postconviction relief can be fairly termed inadequate when it is so configured as to
deny a convicted defendant any opportunity for judicial rectification of so
fundamental a defect in his conviction as having been imprisoned for a
The Seventh Circuit has explained that, in order to fit within the savings
clause following Davenport, a petitioner must meet three conditions. First, he
must show that he relies on a new statutory interpretation case rather than a
constitutional case. Secondly, he must show that he relies on a decision that he
could not have invoked in his first §2255 motion and that case must apply
retroactively. Lastly, he must demonstrate that there has been a “fundamental
defect” in his conviction or sentence that is grave enough to be deemed a
miscarriage of justice. Brown v. Caraway, 719 F.3d 583, 586 (7th Cir. 2013).
See also, Brown v. Rios, 696 F3d 638, 640 (7th Cir. 2012).
Citing Mathis v. United States, 136 S. Ct. 2243 (2016), petitioner argues
that his prior convictions for drug offenses under Wisconsin law no longer qualify
as controlled substance offenses for purposes of the career offender enhancement.
The court need not consider the merits of petitioner’s argument because he
cannot bring a Mathis claim in a § 2241 petition.
There are some errors that can be raised on direct appeal but not in a
collateral attack such as a § 2255 motion or a § 2241 petition. A claim that a
defendant was erroneously treated as a career offender under the advisory
Sentencing Guidelines is one such claim. Hawkins v. United States, 706 F.3d 820
(7th Cir. 2013), supplemented on denial of rehearing, 724 F.3d 915 (7th Cir.
See also, United States v. Coleman, 763 F.3d 706, 708–09 (7th Cir.
2014)(“[W]e held in Hawkins that the error in calculating the Guidelines range did
not constitute a miscarriage of justice for § 2255 purposes given the advisory
nature of the Guidelines and the district court's determination that the sentence
was appropriate and that it did not exceed the statutory maximum.”)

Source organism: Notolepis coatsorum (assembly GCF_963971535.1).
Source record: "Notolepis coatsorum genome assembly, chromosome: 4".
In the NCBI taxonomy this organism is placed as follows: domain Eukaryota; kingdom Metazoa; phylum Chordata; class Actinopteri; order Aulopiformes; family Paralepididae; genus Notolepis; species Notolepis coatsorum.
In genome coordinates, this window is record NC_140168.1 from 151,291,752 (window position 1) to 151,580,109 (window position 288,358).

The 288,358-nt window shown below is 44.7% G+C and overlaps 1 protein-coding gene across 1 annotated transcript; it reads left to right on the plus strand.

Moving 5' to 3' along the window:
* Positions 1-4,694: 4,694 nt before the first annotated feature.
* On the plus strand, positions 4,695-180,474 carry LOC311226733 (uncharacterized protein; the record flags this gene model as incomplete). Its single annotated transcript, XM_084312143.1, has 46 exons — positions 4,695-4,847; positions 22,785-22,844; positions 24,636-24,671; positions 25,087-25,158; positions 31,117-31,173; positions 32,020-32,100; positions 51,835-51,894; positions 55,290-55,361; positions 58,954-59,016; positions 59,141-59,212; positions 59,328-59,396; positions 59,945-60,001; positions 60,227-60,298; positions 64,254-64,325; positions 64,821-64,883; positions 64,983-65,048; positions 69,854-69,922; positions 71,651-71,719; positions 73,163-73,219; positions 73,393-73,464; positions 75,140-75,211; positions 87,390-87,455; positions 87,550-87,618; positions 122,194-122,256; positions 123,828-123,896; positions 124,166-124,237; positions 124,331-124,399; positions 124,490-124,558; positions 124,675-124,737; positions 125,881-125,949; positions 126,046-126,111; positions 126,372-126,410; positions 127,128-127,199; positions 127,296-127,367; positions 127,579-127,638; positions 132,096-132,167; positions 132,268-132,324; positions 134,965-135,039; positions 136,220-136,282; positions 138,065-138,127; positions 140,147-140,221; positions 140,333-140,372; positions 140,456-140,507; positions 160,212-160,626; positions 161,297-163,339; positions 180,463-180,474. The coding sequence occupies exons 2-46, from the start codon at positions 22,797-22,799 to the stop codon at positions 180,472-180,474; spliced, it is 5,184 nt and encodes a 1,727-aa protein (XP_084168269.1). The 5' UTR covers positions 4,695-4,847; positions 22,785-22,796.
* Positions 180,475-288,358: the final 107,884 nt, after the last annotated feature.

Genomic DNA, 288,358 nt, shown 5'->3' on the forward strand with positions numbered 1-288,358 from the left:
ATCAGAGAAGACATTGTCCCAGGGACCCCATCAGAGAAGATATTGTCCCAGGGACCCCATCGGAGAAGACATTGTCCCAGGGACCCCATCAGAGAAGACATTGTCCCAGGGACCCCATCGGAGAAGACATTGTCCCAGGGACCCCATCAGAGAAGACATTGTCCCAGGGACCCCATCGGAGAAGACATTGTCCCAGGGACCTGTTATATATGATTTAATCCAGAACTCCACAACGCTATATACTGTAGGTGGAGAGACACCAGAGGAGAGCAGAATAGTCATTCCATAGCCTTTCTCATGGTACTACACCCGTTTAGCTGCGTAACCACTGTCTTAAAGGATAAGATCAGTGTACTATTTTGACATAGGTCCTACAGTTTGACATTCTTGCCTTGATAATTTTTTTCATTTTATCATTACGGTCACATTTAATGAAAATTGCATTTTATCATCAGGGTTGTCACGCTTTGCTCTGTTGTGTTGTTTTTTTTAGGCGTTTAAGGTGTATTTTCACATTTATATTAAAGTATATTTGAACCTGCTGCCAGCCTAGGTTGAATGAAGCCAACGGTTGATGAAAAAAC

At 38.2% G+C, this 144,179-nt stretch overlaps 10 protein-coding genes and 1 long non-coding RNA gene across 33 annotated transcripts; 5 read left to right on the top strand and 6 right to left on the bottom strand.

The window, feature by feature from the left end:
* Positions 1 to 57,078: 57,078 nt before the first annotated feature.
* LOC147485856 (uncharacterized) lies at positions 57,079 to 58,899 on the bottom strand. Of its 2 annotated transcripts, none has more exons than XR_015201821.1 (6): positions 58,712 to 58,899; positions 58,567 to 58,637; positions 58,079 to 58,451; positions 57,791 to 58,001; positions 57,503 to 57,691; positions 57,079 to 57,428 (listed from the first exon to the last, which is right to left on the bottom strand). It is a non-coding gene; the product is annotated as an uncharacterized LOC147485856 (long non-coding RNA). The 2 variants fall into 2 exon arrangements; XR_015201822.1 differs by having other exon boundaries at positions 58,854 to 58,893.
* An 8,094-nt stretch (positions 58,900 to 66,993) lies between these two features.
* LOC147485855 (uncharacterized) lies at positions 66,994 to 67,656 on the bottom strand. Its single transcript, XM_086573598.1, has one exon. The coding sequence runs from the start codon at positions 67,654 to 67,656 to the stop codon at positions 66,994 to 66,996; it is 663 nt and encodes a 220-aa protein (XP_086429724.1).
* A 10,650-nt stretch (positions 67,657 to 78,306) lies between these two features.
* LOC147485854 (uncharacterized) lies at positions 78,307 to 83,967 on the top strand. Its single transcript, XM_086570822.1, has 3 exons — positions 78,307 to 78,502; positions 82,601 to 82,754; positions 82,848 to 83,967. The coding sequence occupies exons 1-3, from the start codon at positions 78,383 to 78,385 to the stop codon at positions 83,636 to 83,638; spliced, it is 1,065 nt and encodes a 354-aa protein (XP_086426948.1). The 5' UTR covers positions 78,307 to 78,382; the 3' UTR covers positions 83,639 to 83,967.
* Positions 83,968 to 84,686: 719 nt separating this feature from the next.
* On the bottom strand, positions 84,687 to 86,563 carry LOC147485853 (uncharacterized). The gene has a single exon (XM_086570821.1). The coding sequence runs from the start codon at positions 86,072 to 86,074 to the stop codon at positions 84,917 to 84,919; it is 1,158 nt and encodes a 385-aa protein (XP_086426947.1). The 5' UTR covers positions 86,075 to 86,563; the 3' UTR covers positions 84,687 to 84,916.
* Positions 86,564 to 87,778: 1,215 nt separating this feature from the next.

The Seventh Circuit recently reiterated that the Sentencing Guidelines have
been advisory and not mandatory ever since the Supreme Court decided United
States v. Booker, 125 S.Ct. 738 (2005). Perry v. United States, 877 F.3d 751 (7th
Cir. 2017). Petitioner was sentenced in 2011, long after Booker was decided. He
received a sentence that was within the statutory range. Therefore, he cannot
demonstrate a miscarriage of justice so as to permit a § 2241 petition.
For the foregoing reasons, Michael Lumbert’s Petition for Writ of Habeas
Corpus under 28 U.S.C. §2241 (Doc. 1) is DENIED.
The Clerk of Court shall enter judgment in favor of respondent.
IT IS SO ORDERED.
United States District Judge
If petitioner wishes to appeal the dismissal or denial of his petition, he may
file a notice of appeal with this court within sixty days of the entry of judgment.
Fed. R. App. P. 4(a)(1)(B). A motion for leave to appeal in forma pauperis should
set forth the issues petitioner plans to present on appeal. See Fed. R. App. P.
Petitioner is further advised that a motion to alter or amend the judgment
filed pursuant to Fed. R. Civ. P. 59(e) must be filed no later than 28 days after the
entry of the judgment—a deadline that cannot be extended. A proper and timely
Rule 59(e) motion may toll the 60-day appeal deadline. Other motions, including
a Rule 60 motion for relief from a final judgment, order, or proceeding, do not toll
the deadline for an appeal.
It is not necessary for petitioner to obtain a certificate of appealability from
this disposition of his §2241 petition. Walker v. O’Brien, 216 F.3d 626, 638 (7th